Photo by Jack GouldSandwiched between the Sugar Shack and Longboard Pub on Main Street in Huntington Beach is an orange and green storefront. Its windows are mostly covered with brown butcher paper, but it's still possible to peer inside and see an empty room, stacked tables and exposed electrical wiring where drywall should be hanging. There are pretty flowers in the upstairs planter boxes, but they appear to be dying. Instead of a menu hanging in the window, there's a summons from the landlord demanding $40,000 in back rent.
This sad storefront was to be Bella Luna, an Italian restaurant for the thousands of locals and tourists who converge near the Huntington Pier daily. But Bella Luna was doomed before it even got off the ground, mostly because its lead partner was convicted felon and disgraced former Huntington Beach mayor Dave Garofalo.
It would be nice to assume Garofalo learned from his Jan. 9, 2002, felony conviction for benefiting financially from votes he cast on the Huntington Beach City Council. But he didn't. Today, besides facing a lawsuit from one of his Bella Luna partners, Garofalo has been sent a cease and desist letter from the owners of a fledgling Huntington Beach magazine alleging that he stole their artwork and press materials, then passed them off as his own.
In many ways, the cases hearken back to the freewheeling shenanigans that ended Garofalo's eight-year political career and branded him a felon. Bella Luna was supposed to rebuild his image and life. But now the restaurant is in much the same shape as Garofalo—wrecked, financially ruined, a mockery of what might have been.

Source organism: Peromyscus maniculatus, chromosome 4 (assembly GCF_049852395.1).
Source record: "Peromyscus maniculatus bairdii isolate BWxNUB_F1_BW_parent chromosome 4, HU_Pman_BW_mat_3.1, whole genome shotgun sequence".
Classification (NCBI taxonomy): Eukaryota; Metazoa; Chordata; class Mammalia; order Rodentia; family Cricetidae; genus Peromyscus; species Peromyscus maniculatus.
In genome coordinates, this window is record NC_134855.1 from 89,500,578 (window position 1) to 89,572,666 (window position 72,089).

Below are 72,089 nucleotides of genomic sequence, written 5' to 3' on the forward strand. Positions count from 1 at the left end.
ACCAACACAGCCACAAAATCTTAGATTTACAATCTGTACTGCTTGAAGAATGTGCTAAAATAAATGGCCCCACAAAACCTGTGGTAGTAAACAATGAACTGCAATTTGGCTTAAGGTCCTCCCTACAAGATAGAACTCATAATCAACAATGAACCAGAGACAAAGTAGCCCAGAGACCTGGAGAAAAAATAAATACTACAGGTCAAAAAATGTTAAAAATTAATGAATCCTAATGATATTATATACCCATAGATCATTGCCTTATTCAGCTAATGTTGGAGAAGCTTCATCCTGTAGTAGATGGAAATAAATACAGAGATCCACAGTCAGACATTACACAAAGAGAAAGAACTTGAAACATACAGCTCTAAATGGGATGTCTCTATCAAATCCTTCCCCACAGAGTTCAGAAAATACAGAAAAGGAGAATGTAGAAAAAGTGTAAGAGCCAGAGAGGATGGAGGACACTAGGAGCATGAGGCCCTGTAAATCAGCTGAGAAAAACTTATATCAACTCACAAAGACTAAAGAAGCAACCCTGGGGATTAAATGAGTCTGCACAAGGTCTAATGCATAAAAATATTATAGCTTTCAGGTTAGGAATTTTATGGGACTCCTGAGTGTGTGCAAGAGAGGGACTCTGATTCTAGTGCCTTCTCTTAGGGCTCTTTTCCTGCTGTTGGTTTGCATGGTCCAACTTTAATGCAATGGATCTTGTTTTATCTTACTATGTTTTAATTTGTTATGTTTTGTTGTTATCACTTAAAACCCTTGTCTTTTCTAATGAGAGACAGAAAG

Supposed to open back in April, the restaurant never served a single plate of ravioli or glass of vino. Almost immediately, say two of his estranged partners, Garofalo tried to seize control over the restaurant even though he had no idea what he was doing.
“He told me, 'This is going to be the finest dining on the West Coast,'” said partner and former restaurateur Ron Quick.
Quick says he was astonished at such nonsense, considering that Bella Luna was conceived as a modest family restaurant. Quick even recalls telling Garofalo at one point that he was “psycho.” But having already sunk $35,000 into the joint, Quick stuck it out.
Same story with partner Dennis Boggeln, the building landlord who is suing Garofalo.
“I would describe Garofalo as Napol- eonic,” said Boggeln. “He put together everything. He promised us a restaurant for $105,000. Now there's no real hope of completing it. He's not willing to take responsibility. He actually said that if I forgive the $40,000 in rent he owes that we'd be open now.”